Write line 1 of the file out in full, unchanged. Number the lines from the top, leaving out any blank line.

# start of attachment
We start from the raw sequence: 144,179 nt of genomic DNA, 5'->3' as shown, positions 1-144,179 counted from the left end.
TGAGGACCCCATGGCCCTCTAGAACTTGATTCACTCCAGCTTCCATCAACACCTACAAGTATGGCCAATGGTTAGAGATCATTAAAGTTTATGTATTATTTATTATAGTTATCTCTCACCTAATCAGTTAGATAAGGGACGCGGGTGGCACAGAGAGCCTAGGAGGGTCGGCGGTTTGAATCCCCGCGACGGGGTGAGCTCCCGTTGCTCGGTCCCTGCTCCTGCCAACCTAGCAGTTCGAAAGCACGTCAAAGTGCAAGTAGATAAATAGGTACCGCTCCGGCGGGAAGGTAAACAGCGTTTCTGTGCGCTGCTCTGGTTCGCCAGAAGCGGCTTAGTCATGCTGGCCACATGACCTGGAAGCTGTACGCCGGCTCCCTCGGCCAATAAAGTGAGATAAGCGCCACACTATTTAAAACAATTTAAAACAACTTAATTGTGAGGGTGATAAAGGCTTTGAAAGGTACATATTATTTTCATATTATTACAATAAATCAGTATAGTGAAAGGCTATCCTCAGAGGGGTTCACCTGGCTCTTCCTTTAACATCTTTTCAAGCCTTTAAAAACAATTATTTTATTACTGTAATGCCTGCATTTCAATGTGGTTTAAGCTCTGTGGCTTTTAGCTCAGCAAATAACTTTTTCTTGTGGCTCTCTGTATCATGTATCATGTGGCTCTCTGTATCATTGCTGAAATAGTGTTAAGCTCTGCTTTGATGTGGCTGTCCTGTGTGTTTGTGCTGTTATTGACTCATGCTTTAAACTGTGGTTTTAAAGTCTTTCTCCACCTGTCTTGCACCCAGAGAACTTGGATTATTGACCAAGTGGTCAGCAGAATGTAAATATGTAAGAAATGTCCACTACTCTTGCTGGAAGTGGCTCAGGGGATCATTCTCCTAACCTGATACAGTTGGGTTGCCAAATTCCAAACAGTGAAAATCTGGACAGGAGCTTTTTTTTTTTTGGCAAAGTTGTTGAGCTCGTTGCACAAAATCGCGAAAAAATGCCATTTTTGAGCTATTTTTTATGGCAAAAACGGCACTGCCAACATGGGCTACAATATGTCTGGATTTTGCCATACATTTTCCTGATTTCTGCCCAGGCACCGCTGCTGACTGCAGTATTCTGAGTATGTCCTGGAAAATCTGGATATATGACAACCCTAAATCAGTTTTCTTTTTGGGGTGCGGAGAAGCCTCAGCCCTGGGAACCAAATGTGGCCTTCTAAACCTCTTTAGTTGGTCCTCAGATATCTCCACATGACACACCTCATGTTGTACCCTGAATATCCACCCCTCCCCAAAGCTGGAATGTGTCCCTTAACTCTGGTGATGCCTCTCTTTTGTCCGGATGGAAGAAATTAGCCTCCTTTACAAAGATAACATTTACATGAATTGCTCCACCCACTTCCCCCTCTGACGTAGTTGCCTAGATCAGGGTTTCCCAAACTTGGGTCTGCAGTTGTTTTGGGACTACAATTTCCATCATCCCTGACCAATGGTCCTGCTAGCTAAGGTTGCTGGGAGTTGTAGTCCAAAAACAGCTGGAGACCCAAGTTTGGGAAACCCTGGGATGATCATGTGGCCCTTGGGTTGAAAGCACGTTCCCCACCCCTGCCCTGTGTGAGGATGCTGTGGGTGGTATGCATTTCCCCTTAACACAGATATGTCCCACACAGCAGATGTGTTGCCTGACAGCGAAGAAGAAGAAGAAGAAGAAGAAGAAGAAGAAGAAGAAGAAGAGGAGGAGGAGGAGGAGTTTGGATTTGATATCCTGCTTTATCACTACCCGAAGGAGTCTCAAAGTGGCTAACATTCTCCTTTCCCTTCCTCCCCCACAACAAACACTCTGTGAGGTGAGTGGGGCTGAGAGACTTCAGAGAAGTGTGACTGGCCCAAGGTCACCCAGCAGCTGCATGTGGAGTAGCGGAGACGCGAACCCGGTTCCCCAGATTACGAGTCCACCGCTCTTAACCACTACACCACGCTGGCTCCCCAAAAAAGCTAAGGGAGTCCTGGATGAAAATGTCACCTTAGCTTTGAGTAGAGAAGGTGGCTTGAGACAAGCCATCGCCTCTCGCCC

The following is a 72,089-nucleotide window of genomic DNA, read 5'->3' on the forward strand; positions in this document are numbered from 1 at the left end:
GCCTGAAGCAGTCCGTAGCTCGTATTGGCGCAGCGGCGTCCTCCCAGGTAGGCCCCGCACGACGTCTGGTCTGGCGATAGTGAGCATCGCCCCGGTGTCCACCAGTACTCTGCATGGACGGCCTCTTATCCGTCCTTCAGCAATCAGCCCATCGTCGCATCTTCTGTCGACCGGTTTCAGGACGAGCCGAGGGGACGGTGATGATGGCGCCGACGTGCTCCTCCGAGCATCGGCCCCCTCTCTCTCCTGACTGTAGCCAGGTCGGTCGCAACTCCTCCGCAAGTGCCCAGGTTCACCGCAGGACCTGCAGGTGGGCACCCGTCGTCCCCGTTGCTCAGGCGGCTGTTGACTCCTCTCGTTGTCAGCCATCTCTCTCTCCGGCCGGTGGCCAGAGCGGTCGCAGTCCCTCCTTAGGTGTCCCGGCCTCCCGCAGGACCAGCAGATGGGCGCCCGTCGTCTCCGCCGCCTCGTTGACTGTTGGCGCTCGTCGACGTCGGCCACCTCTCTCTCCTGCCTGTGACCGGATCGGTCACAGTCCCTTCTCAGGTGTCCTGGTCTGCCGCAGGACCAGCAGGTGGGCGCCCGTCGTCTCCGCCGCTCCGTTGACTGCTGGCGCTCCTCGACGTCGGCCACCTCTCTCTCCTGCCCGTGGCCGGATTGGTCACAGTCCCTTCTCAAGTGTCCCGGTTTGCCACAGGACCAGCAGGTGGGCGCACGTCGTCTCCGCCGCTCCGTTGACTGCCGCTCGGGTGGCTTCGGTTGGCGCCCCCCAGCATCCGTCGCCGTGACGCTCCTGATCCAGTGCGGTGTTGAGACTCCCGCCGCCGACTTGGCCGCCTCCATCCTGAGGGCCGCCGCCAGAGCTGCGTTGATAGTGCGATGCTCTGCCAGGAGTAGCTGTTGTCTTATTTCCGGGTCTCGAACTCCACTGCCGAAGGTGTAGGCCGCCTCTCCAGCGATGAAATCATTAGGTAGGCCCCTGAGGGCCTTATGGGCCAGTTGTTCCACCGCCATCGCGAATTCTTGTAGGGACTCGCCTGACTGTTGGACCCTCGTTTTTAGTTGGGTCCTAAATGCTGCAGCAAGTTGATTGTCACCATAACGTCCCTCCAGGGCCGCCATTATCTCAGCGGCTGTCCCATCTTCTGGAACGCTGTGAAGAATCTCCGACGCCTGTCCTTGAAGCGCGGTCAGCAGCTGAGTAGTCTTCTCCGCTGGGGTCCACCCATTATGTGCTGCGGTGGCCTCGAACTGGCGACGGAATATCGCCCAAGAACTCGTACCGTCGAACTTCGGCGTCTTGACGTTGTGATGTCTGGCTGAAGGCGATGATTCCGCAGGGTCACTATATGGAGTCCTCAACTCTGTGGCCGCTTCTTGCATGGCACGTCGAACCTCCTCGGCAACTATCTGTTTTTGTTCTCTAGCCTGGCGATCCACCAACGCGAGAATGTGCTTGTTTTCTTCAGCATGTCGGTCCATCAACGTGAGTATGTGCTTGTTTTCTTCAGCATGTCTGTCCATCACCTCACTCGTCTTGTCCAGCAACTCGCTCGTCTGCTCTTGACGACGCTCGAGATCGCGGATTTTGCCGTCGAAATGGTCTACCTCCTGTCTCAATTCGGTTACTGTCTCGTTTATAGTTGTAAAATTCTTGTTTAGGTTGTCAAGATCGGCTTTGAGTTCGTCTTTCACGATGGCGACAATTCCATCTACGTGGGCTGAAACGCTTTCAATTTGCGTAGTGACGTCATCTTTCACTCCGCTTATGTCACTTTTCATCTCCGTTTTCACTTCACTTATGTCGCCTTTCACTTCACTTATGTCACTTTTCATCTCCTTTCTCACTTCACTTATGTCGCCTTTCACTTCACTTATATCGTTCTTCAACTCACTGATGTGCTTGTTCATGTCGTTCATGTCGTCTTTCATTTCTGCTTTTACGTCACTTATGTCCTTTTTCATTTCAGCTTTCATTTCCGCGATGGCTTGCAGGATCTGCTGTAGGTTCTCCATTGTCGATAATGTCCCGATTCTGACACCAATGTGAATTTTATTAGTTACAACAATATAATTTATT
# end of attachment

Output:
We start from the raw sequence: 144,179 nt of genomic DNA, 5'->3' as shown, positions 1-144,179 counted from the left end.